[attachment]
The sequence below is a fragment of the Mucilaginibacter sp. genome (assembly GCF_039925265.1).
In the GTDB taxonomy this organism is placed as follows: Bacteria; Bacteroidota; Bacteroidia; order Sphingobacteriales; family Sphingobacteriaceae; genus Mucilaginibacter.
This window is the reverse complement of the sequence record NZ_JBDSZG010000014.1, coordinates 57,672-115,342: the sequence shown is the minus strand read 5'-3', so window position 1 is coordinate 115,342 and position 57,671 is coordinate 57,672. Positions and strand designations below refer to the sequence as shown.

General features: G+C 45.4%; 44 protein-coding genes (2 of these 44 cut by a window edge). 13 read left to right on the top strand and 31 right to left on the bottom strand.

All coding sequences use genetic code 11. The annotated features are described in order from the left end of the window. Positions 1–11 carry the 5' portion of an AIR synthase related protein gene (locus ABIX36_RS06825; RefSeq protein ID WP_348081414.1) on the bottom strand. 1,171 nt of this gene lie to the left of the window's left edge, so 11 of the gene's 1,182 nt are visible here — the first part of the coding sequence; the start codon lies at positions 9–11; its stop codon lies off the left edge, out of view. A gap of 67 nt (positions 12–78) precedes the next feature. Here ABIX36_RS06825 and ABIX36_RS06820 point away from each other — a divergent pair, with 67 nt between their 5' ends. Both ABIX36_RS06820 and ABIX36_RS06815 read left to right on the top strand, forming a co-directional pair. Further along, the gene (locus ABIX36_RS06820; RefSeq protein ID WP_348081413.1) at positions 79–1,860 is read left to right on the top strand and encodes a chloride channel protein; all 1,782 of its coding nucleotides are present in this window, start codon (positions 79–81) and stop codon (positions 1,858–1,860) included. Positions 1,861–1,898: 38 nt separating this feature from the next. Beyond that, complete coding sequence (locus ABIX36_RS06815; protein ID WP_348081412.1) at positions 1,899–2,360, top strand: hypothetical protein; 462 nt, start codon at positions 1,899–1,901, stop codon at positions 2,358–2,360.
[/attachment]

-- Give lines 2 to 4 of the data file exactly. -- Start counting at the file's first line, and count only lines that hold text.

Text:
In the GTDB taxonomy this organism is placed as follows: Bacteria; Bacteroidota; Bacteroidia; order Sphingobacteriales; family Sphingobacteriaceae; genus Mucilaginibacter.
This window is the reverse complement of the sequence record NZ_JBDSZG010000014.1, coordinates 57,672-115,342: the sequence shown is the minus strand read 5'-3', so window position 1 is coordinate 115,342 and position 57,671 is coordinate 57,672. Positions and strand designations below refer to the sequence as shown.

General features: G+C 45.4%; 44 protein-coding genes (2 of these 44 cut by a window edge). 13 read left to right on the top strand and 31 right to left on the bottom strand.